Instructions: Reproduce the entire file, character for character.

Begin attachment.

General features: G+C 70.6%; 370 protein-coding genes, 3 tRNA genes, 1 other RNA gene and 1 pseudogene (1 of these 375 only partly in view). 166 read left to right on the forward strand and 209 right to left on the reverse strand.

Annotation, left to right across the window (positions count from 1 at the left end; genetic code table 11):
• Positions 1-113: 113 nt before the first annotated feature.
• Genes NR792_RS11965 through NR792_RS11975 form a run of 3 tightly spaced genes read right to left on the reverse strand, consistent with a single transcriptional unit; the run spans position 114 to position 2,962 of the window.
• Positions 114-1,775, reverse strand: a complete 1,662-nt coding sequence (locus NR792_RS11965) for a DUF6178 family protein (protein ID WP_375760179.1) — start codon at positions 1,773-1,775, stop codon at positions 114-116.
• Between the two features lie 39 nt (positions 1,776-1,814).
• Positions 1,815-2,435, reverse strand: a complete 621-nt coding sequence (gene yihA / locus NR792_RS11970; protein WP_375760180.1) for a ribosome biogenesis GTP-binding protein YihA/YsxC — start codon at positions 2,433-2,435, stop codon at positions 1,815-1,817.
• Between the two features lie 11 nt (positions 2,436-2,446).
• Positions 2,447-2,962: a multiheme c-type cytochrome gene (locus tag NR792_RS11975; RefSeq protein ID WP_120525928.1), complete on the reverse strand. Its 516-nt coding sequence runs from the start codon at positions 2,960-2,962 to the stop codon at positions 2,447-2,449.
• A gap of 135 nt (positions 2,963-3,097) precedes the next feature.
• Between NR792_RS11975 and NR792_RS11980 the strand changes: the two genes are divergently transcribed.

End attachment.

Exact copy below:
General features: G+C 70.6%; 370 protein-coding genes, 3 tRNA genes, 1 other RNA gene and 1 pseudogene (1 of these 375 only partly in view). 166 read left to right on the forward strand and 209 right to left on the reverse strand.

Annotation, left to right across the window (positions count from 1 at the left end; genetic code table 11):
• Positions 1-113: 113 nt before the first annotated feature.
• Genes NR792_RS11965 through NR792_RS11975 form a run of 3 tightly spaced genes read right to left on the reverse strand, consistent with a single transcriptional unit; the run spans position 114 to position 2,962 of the window.
• Positions 114-1,775, reverse strand: a complete 1,662-nt coding sequence (locus NR792_RS11965) for a DUF6178 family protein (protein ID WP_375760179.1) — start codon at positions 1,773-1,775, stop codon at positions 114-116.
• Between the two features lie 39 nt (positions 1,776-1,814).
• Positions 1,815-2,435, reverse strand: a complete 621-nt coding sequence (gene yihA / locus NR792_RS11970; protein WP_375760180.1) for a ribosome biogenesis GTP-binding protein YihA/YsxC — start codon at positions 2,433-2,435, stop codon at positions 1,815-1,817.
• Between the two features lie 11 nt (positions 2,436-2,446).
• Positions 2,447-2,962: a multiheme c-type cytochrome gene (locus tag NR792_RS11975; RefSeq protein ID WP_120525928.1), complete on the reverse strand. Its 516-nt coding sequence runs from the start codon at positions 2,960-2,962 to the stop codon at positions 2,447-2,449.
• A gap of 135 nt (positions 2,963-3,097) precedes the next feature.
• Between NR792_RS11975 and NR792_RS11980 the strand changes: the two genes are divergently transcribed.